• There is no legal requirement for one in the country as Colis V was bought over the counter from a poultry feed and medicines shop in Bangalore without a prescription.
  • In 2014 the Agriculture Ministry sent an advisory letter to all State governments asking them to review the use of antibiotic growth promoters. However, the directive was non-binding, and none have introduced legislation to date.
  • In its National Action Plan on AMR published in 2017, the Centre banned using antibiotics as growth promoters. The plan is not currently linked to any regulatory action.

International Experience

  • The World Health Organisation released guidelines in November 2017 recommending reducing use of critically important antibiotics in food-producing animals and banning their use as growth promoters. It also recommended banning the mass medicating of livestock with antibiotics to prevent disease.
  • Using antibiotics as growth promoters has been banned in the European Union since 2006, and was made illegal in the U.S. in 2017.
  • In Europe, colistin is available to farmers only if prescribed by a vet for the treatment of sick animals.

Way forward

  • Consumer pressure is need of the hour, rather than regulation. In India, that level of awareness doesn’t exist. This needs social change. It needs leaders, it needs stories, and it needs organisations. So a great level of awareness is an important call that needs to be taken

C. GS3 Related

Category: ECONOMY

1. Res Extra Commercium

  • Res extra commercium (lat. “a thing outside commerce”) is a doctrine originating in Roman law, holding that certain things may not be the object of private rights, and are therefore insusceptible to being traded. In some contexts, it can refer to areas beyond national borders, such as space and the seabed; “these regions are subject to a common freedom of exploitation without exercising national sovereignty.” This is said of things which cannot be bought or sold, such as public roads, rivers, titles of honour


  • The Indian government is pushing the Supreme Court to apply a rarely used doctrine that would strip the $11 billion tobacco industry’s legal right to trade, an effort aimed at deterring tobacco companies from challenging tough new regulations.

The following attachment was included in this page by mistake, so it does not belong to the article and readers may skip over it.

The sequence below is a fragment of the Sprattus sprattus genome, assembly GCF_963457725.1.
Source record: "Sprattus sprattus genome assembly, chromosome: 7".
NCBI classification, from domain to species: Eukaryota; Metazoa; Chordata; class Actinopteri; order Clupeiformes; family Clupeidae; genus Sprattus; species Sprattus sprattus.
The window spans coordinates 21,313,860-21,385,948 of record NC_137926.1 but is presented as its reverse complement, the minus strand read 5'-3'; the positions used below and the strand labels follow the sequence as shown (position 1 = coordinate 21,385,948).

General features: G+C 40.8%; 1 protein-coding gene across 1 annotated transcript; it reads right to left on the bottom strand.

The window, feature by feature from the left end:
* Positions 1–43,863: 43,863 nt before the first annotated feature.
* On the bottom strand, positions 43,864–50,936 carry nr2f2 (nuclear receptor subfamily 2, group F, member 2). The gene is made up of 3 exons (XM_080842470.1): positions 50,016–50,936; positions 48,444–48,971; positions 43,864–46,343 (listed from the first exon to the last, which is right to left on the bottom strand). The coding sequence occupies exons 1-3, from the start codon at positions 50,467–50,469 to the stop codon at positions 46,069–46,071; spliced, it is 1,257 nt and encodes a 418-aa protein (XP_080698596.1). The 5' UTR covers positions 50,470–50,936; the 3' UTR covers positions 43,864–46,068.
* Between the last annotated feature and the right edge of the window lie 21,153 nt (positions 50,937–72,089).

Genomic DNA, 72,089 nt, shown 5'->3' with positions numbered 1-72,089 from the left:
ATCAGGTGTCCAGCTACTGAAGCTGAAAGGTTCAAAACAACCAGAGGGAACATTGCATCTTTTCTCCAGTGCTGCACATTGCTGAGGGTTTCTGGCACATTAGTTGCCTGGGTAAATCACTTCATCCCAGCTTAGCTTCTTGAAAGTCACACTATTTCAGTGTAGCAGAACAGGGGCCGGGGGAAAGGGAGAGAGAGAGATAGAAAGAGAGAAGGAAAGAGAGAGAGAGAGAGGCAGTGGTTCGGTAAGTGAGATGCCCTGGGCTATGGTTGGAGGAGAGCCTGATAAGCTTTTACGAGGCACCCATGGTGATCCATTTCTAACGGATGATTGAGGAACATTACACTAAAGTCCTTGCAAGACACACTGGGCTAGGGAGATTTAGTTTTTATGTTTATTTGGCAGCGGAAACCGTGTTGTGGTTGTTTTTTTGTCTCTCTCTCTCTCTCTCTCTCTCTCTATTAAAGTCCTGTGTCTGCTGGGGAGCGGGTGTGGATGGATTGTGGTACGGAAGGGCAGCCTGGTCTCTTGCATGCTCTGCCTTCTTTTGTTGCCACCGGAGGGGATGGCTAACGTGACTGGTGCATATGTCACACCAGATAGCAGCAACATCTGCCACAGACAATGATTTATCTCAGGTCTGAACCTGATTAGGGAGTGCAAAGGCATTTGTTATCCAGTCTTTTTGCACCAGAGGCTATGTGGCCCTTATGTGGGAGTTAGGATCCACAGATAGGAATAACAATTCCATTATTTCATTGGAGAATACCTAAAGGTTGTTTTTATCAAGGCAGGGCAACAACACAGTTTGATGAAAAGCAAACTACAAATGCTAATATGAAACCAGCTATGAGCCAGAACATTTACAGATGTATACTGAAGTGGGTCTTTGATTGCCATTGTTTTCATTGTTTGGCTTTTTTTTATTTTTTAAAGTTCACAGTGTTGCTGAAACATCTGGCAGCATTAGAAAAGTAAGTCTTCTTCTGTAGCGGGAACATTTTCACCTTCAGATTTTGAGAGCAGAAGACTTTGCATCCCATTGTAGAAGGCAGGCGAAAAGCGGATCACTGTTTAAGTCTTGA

• If applied, the doctrine would deny an industry’s legal standing to trade, it gives authorities more leeway to impose restrictions.
  • For example, the Supreme Court’s application of the doctrine to alcohol in the 1970s paved the way for at least two Indian states to ban it completely and allowed courts to take a stricter stance while regulating liquor – something constitutional law experts say could happen with tobacco if a similar ruling was made.
  • Seeking to apply the doctrine to tobacco, the government argued it should have the power “to regulate business and to mitigate evils” to safeguard public health

Area of contention

  • India’s tobacco labelling rules, which mandate 85 percent of a cigarette pack’s surface be covered in health warnings, have been a sticking point between the government and the tobacco industry since they were enforced in 2016.
  • That year, the industry briefly shut factories across the country in protest and filed dozens of legal cases challenging the rules.
  • The federal health ministry says stringent health warnings on packages help reduce consumption of tobacco by making people aware of its ill-effects. A government survey last year found 62 percent of cigarette smokers thought of quitting because of warning labels on the packets.

Therefore such a classification will help protect tobacco control measures from being challenged, particularly for developing countries where the bulk of the smokers are.

Category: SECURITY

1. Continuing dependence on foreign arms

  • India’s acute dependence on imported arms and ammunition, 60 per cent-70 per cent of Russian origin, will constitute a grave handicap and vulnerability in a conflict.
  • Over the years, not only have Indo-Russian relations become purely transactional, but the (post-Soviet) Russian arms industry has been found incapable of providing timely support for its products; a fact repeatedly pointed out in the CAG reports.
  • Other foreign suppliers may prove equally unreliable in wartime.


  • Pakistan has the world’s seventh largest army, and even though permeated by religious fundamentalism and embroiled in politics, its professional capabilities cannot be ignored.
  • Pakistan as a military-client of “all-weather friend”, China, it has ensured steady arms transfers to all wings of the Pakistani military.
  • Having created a high level of equipment commonality with the People’s Liberation Army (PLA), Pakistan can go to war, confident that its attrition losses will be expeditiously replaced from PLA stocks.


  • Coming to India’s main adversary, the Chinese PLA constitutes the world’s largest military organisation, with formidable capabilities in the conventional, nuclear, cyber, maritime and space domains.
  • Of greater significance is the fact that China is self-sufficient in major weapon systems, and has surpassed Britain, France and Germany as an exporter of arms, 70 per cent of which are supplied to neighbouring Pakistan, Bangladesh and Myanmar.